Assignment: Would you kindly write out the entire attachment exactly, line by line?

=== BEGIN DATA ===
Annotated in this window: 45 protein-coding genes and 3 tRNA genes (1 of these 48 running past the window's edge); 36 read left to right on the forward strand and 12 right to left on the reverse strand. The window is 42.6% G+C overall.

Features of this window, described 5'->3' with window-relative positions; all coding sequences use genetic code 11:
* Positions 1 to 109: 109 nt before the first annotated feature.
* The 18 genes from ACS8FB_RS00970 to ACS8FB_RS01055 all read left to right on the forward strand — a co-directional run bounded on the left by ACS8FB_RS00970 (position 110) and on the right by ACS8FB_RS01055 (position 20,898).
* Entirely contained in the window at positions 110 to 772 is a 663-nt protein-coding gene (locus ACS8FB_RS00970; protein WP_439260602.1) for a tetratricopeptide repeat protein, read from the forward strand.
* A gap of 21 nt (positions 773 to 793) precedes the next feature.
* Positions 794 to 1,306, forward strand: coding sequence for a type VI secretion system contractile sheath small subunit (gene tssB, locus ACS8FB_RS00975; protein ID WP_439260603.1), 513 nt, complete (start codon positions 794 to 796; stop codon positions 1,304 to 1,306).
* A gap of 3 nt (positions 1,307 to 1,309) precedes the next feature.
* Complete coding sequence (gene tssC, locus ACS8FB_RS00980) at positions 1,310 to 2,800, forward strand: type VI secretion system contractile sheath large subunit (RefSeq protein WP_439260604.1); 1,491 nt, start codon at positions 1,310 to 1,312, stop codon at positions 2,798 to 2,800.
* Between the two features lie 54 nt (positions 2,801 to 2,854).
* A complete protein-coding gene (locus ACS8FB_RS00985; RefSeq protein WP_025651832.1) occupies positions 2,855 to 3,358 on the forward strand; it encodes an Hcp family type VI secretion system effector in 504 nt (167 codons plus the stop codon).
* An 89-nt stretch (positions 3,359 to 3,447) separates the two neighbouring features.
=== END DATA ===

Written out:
Annotated in this window: 45 protein-coding genes and 3 tRNA genes (1 of these 48 running past the window's edge); 36 read left to right on the forward strand and 12 right to left on the reverse strand. The window is 42.6% G+C overall.

Features of this window, described 5'->3' with window-relative positions; all coding sequences use genetic code 11:
* Positions 1 to 109: 109 nt before the first annotated feature.
* The 18 genes from ACS8FB_RS00970 to ACS8FB_RS01055 all read left to right on the forward strand — a co-directional run bounded on the left by ACS8FB_RS00970 (position 110) and on the right by ACS8FB_RS01055 (position 20,898).
* Entirely contained in the window at positions 110 to 772 is a 663-nt protein-coding gene (locus ACS8FB_RS00970; protein WP_439260602.1) for a tetratricopeptide repeat protein, read from the forward strand.
* A gap of 21 nt (positions 773 to 793) precedes the next feature.
* Positions 794 to 1,306, forward strand: coding sequence for a type VI secretion system contractile sheath small subunit (gene tssB, locus ACS8FB_RS00975; protein ID WP_439260603.1), 513 nt, complete (start codon positions 794 to 796; stop codon positions 1,304 to 1,306).
* A gap of 3 nt (positions 1,307 to 1,309) precedes the next feature.
* Complete coding sequence (gene tssC, locus ACS8FB_RS00980) at positions 1,310 to 2,800, forward strand: type VI secretion system contractile sheath large subunit (RefSeq protein WP_439260604.1); 1,491 nt, start codon at positions 1,310 to 1,312, stop codon at positions 2,798 to 2,800.
* Between the two features lie 54 nt (positions 2,801 to 2,854).
* A complete protein-coding gene (locus ACS8FB_RS00985; RefSeq protein WP_025651832.1) occupies positions 2,855 to 3,358 on the forward strand; it encodes an Hcp family type VI secretion system effector in 504 nt (167 codons plus the stop codon).
* An 89-nt stretch (positions 3,359 to 3,447) separates the two neighbouring features.